Getty Images stock
If you can't stomach the thought of guzzling down eight glasses of water every single day, here's some good news: You're off the hook, more health experts are saying.
A new editorial in an Australian public health journal is the latest to bust the widely-repeated health myth we need to guzzle 64 ounces, or eight 8-ounce glasses, of water each day just to stave off dehydration. Actually, we get enough fluids to keep our bodies adequately hydrated from the foods we eat and the beverages we drink -- even from caffeinated drinks like coffee and tea.
Turns out, the whole "eight glasses a day" thing "really is no longer the recommendation; the recommendation is drinking to thirst," explains Madelyn Fernstrom, a board-certified nutrition specialist and TODAY's diet and nutrition editor. Drink when you're thirsty! What a novel idea.
It's not a bad idea to consume 64 ounces of fluid a day, but it's not a scientifically proven idea, either. It likely comes from a 1940s recommendation from the Food and Nutrition Board of the National Research Council, which said that adults should ingest about 2.5 liters of water a day.
"But the often ignored second half of that statement pointed out that most of the water you need is in the foods you eat," explains Dr. Aaron Carroll, associate professor of Pediatrics and the associate director of Children's Health Services Research at Indiana University School.
"But that report wasn’t based on any solid evidence – it was just opinion," continues Carroll, who explored the waterlogged myth in the book "Don't Cross Your Eyes ... They'll Get Stuck That Way!", which he co-authored with Dr. Rachel Vreeman, assistant professor of pediatrics at Indiana University School of Medicine. "A number of years later, a famous nutritionist, Dr. Frederick Stare, said something similar about drinking eight glasses of water a day, but he, too, stated that it could be in the form of coffee, tea, milk, soft drinks, or even beer. He even said that fruits and vegetables are good sources of water."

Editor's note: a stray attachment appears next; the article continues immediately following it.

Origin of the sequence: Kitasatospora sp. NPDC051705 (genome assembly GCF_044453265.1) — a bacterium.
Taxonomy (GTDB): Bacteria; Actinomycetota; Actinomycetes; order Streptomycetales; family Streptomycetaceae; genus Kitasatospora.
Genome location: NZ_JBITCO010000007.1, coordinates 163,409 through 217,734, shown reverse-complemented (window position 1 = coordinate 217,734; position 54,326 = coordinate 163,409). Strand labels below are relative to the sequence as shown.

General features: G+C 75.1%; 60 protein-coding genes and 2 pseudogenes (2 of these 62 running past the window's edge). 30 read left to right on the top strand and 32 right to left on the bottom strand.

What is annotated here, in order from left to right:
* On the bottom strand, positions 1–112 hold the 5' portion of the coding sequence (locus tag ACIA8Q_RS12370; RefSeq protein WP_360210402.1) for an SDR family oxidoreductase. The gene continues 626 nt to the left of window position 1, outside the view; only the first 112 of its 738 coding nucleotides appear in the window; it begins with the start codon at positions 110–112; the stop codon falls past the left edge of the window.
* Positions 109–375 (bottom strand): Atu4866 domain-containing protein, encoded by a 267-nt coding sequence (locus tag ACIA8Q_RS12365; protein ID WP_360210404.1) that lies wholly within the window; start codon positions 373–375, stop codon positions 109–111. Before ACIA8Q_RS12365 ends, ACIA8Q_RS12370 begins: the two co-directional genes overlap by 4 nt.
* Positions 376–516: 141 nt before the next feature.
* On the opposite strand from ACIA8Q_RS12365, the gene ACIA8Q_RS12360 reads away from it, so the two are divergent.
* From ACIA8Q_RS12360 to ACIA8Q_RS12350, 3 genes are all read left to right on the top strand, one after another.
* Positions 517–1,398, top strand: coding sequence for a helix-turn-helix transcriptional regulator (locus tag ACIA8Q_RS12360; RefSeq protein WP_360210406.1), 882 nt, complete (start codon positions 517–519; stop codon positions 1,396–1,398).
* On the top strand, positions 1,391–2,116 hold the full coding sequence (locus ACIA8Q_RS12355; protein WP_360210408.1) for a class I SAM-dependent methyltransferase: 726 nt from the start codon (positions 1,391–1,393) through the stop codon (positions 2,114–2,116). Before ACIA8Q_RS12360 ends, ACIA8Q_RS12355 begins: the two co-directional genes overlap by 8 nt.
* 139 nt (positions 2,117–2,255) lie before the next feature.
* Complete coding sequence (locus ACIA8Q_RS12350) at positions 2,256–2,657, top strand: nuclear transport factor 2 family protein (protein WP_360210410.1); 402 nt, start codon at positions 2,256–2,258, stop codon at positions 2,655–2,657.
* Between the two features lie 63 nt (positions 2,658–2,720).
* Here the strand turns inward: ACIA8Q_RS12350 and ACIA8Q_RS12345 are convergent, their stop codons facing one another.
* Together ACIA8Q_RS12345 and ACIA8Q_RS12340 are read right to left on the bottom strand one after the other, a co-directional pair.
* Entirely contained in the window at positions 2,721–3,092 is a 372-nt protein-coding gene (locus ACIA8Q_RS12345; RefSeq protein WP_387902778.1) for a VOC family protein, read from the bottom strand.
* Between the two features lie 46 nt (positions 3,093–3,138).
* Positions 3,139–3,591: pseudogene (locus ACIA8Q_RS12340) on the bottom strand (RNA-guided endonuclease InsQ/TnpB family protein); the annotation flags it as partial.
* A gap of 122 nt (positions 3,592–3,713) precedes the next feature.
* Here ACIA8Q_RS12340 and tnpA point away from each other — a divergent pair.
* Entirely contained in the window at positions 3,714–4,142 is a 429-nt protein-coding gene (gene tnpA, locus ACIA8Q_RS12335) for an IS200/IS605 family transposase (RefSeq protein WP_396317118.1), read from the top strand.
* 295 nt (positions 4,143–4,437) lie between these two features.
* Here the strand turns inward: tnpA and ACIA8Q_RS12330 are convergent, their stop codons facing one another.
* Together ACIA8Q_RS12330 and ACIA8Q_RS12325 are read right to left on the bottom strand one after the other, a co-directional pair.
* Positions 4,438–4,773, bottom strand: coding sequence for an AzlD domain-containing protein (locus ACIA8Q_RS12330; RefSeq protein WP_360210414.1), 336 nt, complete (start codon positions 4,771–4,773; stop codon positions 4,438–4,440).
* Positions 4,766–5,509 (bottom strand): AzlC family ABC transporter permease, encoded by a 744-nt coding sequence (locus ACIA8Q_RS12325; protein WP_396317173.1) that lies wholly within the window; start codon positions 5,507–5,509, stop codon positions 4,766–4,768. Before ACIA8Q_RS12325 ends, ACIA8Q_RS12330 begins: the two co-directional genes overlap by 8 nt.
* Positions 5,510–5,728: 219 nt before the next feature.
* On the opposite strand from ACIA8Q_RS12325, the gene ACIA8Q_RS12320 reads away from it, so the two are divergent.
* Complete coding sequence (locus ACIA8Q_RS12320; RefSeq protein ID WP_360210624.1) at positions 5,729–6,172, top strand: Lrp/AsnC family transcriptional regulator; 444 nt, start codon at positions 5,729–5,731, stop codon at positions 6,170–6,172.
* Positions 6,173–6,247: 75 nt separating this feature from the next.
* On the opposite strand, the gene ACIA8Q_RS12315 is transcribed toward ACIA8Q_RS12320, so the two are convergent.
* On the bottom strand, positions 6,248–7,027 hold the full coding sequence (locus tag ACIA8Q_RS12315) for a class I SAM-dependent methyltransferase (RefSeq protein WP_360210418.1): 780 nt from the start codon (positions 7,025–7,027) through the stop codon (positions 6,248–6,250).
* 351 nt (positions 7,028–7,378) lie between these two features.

But doesn't gulping down water help with weight loss? Kind of: It's true that drinking a high volume of water has been shown to work as an appetite suppressant, but consuming foods with high water content -- like watermelon, lettuce or grapefruit -- results in more weight loss than eschewing more foods for more (and more and more) water, writes the author of the Australian editorial, Spero Tsindos, of the department of dietetics and human nutrition at La Trobe University in Victoria. We've also heard that drinking lots of water helps ward off kidney stones and UTIs, but studies have shown that's only true for those who are prone to recurring episodes of either condition.
Last summer, a paper published in the British Medical Journal grabbed headlines when it called the myth "nonsense" -- thoroughly debunked nonsense," for that matter, citing reports in 2002 and 2006 that couldn't find any "clear evidence from drinking increased amounts of water."
Yet the myth sticks around, likely because people have made a lot of money off the idea that we're all on the precipice of dehydration. (And we're definitely not -- government research on more than 15,000 people in 50 states show that over three years, the average American ingested 75 ounces of water a day, Carroll points out.)
"(B)ottled water and the entire health culture around drinking more water have been very lucrative," Vreeman explains. "Certainly, your body needs fluids and water is a healthy choice to meet those fluid needs, but many of us spend a lot of money, effort and guilt on forcing ourselves to drink more water than we really need."
So how much water should we be drinking? Whatever your body tells you it needs. Listen to your body, drink when it tells you to, and there's no need to drink more than that. (The idea that "when you're thirsty, you're already dehydrated" is another myth.)
Fernstrom notes that it's of course better to choose water over sodas, sweetened juices or other sugary, high-calorie beverages. There may not be any evidence that excess water is doing you any good, but it's not likely doing any harm, either.
"The issue of too much water, that's only a problem for extreme athletes who are sweating profusely and drinking too much water without replacing their salt," Fernstrom explains. For us mere mortals, if you drink lots of water throughout the day, "you're just going to pee it out," she says. "The worst that'll happen is you'll learn where more bathrooms are in your community."